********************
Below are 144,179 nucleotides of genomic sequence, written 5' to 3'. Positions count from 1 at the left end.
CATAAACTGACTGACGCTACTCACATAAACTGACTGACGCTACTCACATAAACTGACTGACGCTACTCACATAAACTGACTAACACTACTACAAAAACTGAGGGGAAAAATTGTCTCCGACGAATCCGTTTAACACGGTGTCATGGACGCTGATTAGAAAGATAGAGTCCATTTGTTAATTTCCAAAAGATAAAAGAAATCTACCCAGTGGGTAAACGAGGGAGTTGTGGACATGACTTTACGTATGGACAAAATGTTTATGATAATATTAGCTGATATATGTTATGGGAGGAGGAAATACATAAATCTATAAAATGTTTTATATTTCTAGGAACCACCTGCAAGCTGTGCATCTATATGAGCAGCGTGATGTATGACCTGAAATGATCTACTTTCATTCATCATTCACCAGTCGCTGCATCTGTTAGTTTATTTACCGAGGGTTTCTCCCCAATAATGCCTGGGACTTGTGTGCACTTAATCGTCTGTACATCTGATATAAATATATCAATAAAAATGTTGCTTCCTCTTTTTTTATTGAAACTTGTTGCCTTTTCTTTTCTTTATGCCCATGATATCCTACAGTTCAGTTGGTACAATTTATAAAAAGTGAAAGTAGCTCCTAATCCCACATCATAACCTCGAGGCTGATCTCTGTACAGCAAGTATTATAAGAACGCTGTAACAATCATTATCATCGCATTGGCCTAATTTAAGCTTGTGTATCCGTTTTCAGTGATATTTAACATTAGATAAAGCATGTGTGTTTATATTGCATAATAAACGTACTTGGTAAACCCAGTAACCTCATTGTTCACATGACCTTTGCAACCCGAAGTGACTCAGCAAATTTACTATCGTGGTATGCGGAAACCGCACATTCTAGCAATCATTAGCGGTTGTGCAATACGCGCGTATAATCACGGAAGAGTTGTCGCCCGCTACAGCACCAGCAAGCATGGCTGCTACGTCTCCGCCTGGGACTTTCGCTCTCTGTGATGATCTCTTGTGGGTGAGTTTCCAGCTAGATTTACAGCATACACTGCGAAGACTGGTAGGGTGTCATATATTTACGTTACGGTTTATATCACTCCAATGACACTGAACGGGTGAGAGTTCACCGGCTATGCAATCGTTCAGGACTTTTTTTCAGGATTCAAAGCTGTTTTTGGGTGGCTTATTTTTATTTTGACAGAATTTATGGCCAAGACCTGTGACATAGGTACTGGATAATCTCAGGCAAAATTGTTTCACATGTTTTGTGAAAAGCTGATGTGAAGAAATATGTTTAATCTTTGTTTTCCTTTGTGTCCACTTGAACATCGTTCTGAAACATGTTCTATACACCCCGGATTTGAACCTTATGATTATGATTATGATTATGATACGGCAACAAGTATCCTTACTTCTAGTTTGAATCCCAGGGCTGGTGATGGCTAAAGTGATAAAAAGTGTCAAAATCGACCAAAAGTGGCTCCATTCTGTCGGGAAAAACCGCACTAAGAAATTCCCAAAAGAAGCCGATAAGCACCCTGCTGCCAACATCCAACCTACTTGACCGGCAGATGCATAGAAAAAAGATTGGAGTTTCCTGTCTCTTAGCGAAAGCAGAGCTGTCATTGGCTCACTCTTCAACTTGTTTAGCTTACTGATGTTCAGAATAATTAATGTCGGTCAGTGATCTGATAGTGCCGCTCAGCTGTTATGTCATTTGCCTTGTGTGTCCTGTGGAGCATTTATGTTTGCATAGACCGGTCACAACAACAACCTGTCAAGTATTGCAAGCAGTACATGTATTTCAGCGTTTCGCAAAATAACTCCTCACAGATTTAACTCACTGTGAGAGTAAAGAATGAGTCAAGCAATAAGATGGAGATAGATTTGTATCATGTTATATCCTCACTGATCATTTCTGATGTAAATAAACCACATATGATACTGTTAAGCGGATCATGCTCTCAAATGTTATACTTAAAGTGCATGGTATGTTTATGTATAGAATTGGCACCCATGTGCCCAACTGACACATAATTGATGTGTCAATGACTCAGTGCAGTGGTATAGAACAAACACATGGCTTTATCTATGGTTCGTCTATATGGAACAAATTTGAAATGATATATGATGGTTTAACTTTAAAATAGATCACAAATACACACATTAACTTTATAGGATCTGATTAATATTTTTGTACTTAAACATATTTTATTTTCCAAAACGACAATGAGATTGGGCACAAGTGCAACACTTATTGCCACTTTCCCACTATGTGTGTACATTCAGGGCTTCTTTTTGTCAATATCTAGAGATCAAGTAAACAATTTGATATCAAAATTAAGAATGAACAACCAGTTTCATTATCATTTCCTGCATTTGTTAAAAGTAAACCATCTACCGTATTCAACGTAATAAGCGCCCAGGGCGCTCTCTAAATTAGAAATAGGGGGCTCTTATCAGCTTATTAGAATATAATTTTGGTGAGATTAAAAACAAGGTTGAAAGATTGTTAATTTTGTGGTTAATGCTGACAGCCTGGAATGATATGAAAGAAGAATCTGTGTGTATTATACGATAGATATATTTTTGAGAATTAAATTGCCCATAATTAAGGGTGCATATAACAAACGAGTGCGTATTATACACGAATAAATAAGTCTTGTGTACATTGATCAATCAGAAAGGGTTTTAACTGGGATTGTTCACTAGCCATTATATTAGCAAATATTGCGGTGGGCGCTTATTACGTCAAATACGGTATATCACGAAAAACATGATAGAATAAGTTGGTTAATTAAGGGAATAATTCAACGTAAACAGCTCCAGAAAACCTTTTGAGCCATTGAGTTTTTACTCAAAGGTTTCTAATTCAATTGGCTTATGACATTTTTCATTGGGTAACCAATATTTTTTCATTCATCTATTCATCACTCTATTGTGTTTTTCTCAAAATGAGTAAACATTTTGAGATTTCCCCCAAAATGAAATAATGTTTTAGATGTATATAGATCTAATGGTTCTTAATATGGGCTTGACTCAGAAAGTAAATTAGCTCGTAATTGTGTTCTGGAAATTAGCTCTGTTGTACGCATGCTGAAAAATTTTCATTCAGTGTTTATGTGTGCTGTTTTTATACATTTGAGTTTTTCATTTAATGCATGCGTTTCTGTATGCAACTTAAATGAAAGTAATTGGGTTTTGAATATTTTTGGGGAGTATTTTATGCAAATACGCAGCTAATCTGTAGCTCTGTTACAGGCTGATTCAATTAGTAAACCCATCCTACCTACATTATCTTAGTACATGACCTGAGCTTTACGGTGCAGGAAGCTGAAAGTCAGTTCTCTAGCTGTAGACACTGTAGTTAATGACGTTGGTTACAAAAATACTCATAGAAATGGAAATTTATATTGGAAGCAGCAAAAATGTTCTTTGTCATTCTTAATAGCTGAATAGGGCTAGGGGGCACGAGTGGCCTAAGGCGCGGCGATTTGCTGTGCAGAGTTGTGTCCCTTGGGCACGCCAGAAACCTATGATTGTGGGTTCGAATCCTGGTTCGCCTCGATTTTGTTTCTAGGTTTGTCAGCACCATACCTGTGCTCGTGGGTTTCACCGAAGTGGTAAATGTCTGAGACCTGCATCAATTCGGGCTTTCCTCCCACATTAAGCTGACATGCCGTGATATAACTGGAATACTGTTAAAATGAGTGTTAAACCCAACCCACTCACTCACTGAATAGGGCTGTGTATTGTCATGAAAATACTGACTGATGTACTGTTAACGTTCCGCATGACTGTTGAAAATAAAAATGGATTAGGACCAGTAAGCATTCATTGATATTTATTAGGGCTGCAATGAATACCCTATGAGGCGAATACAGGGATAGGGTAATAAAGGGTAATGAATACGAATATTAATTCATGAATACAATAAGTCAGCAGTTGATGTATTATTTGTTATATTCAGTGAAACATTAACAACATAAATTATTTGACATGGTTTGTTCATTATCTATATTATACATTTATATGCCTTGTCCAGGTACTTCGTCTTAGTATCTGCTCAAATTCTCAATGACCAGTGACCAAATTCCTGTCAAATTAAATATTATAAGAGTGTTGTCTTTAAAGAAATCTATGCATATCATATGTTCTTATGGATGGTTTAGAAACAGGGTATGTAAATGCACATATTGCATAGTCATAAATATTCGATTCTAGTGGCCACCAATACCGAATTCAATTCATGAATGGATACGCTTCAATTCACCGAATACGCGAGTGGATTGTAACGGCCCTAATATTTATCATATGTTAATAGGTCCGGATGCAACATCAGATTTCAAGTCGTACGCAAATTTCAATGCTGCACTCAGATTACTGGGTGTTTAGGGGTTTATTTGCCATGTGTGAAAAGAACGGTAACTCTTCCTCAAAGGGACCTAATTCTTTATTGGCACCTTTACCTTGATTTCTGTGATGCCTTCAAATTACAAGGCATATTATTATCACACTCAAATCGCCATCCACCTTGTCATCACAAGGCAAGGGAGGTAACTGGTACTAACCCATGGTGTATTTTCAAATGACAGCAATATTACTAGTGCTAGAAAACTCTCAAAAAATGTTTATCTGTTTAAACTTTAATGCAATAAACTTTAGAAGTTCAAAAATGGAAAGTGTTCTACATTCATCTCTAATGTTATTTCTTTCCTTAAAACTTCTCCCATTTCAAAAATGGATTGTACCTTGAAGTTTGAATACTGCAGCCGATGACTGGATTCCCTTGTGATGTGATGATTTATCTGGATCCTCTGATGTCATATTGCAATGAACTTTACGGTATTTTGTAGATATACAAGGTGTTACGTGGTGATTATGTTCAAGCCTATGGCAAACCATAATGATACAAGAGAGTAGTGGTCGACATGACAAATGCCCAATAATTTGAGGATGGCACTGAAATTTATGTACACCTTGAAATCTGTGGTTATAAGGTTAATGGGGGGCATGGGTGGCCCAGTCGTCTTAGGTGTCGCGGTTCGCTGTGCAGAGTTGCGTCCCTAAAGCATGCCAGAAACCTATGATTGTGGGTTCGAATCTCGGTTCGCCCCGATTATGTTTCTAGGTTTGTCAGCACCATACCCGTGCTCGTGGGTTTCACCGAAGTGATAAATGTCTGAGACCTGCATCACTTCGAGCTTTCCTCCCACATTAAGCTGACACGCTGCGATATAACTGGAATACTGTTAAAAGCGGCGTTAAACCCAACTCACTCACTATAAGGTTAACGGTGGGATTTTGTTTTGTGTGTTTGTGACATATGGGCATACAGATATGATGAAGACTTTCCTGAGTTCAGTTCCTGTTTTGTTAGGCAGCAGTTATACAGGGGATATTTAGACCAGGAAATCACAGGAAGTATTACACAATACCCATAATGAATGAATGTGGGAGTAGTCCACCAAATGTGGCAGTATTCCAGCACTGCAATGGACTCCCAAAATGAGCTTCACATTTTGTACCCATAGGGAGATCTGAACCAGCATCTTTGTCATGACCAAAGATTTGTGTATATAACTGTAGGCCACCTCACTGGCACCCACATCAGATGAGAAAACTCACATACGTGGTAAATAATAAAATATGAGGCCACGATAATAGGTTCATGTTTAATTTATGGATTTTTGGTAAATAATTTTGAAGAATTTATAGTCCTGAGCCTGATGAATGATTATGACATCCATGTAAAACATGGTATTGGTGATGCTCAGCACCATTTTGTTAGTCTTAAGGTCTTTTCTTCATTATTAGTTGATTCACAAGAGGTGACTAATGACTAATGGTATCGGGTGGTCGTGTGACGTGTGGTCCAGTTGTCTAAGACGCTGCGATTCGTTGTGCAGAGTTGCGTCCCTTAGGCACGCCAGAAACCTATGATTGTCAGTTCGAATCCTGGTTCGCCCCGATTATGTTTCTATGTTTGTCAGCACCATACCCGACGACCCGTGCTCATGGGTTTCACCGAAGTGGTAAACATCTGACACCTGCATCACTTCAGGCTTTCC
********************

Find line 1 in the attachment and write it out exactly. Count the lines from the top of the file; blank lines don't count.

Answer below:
Below are 144,179 nucleotides of genomic sequence, written 5' to 3'. Positions count from 1 at the left end.